In the morning, I found I’d slept under this magnificent epiphyte:
Day 45: Old Mountain Road to Pahautea Hut, Pirongia summit – 21km
I was up before light and soon on my way, along the Kapamahunga Walkway (also known as the Karamu track) through lush hills pocked with limestone caves and weird outcrops. But I didn’t have time for photos. I had to reach the mountain and get to the hut on its peak by sunset: a boggy, remote, mountain track through dense sub-alpine bush is no place for moonlit tramping. Still, I couldn’t resist the misty dawn for long:
The sun soon shone down on a creamy cloud layer, that seemed to insulate this fine, airy walking life from the drab, asphalted working life below:
I had so far to go! But it was so hard not to keep stopping, and snapping:
Even the farming furniture of fences, airstrips and dams looked magical and dreamy in the early light:
Closer, closer drew Pirongia – bulking up, filling out, keeping me moving with the constant reminder of the size of the task ahead. Way up there, across all that tangled land, on that cloudy summit, was tonight’s bed:
And over there was Waikato’s rugged hinterland, out toward the west coast, and on it me, a Jungian shadow of my former self:
One of the best things about walking all day is stopping for a break. Especially when the route is in high country, along a ridge-line: You have everything at your feet – the clear slopes, the bush, the clouds, then, somewhere beyond, the old clanging world, way down below.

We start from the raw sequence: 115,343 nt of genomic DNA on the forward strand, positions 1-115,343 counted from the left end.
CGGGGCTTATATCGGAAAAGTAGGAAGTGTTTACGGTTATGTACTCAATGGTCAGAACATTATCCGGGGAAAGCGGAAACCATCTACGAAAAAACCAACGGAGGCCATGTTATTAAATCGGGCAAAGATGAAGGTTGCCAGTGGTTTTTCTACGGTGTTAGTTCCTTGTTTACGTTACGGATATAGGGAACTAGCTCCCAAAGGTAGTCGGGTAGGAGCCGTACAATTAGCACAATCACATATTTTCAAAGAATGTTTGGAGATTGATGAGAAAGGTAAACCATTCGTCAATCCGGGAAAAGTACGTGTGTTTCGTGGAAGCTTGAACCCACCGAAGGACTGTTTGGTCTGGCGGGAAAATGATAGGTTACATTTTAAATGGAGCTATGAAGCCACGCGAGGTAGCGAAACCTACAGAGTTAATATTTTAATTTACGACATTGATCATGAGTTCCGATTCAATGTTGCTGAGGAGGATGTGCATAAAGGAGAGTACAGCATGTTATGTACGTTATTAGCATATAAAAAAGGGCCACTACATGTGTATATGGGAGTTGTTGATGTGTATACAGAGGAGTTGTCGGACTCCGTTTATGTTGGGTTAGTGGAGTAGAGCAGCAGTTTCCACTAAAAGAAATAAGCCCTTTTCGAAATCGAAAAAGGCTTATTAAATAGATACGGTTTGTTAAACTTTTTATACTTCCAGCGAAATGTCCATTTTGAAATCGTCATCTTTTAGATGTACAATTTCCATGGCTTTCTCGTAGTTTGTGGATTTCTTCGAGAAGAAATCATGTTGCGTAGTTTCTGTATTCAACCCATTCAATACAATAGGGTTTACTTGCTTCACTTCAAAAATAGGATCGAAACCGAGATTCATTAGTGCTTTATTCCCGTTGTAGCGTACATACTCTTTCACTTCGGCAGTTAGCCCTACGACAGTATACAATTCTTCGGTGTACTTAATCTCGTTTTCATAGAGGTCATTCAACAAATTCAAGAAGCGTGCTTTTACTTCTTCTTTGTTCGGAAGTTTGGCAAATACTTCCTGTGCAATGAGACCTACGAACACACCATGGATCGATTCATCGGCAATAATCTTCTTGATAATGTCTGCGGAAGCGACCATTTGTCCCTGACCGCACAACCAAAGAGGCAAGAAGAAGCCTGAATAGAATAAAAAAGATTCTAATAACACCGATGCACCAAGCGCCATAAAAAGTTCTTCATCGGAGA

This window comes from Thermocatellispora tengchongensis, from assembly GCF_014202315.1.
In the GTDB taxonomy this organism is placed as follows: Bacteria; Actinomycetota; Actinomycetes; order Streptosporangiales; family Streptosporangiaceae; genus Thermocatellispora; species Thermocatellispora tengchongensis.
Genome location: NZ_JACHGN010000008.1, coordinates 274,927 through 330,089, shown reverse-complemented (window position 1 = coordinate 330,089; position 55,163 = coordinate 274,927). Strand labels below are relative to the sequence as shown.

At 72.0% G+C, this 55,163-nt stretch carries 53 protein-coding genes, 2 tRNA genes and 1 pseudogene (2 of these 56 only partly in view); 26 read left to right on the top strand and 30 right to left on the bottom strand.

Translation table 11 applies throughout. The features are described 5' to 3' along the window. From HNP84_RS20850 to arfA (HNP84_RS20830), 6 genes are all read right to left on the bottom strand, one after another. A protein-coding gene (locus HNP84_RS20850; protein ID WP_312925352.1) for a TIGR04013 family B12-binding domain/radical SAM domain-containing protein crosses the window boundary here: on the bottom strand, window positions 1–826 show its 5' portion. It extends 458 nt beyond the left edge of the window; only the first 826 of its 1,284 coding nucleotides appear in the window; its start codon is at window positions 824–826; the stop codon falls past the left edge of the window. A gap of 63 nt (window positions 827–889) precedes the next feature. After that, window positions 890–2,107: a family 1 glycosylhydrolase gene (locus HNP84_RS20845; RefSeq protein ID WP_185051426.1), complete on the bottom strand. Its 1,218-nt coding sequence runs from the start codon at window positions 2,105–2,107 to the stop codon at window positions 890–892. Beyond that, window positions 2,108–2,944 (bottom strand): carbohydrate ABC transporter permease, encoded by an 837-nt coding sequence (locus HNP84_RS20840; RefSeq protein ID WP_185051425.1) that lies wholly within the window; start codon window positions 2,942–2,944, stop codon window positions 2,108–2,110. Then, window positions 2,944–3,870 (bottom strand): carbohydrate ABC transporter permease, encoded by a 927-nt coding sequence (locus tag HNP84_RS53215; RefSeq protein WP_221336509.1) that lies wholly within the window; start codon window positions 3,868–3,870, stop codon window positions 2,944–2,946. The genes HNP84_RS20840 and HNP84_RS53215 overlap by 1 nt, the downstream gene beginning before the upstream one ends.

Pirongia, I said, I’m coming for you. “Righto,” Pirongia said.
Finally I was off the Karamu/Kapamahunga Walkway, then along a couple of long gravel roads, and into the leafy lower slopes of Pirongia itself. It’s amazing how you can put the kilometres behind you when you put your head down. I covered all the farmland between the above photo and the dark green slopes of Pirongia on the horizon in a couple of hours.
You start off into the mountain’s folds by following DOC’s Nikau Walk to a clean, sparkling stream, where I stopped for lunch. Then you head upward, gradually at first, on the Tahuanui Track.
The bush was sunlit and glowing; it was a balmy day, for midwinter.
But gradually the daylight petered out, and the upward striving got steeper, and just would not end. I did an 800 metre vertical climb that day, from my campsite at about 160 metres to the summit at 959 metres; it was a mission.
Towards the end, stumbling by torchlight in the cold an hour after dark, I’d been going for nearly 12 hours and was so tired I started seeing things. This boot-worn root sticking up on the track, for example, looked exactly like the smiling head, in profile, of a sub-alpine alligator: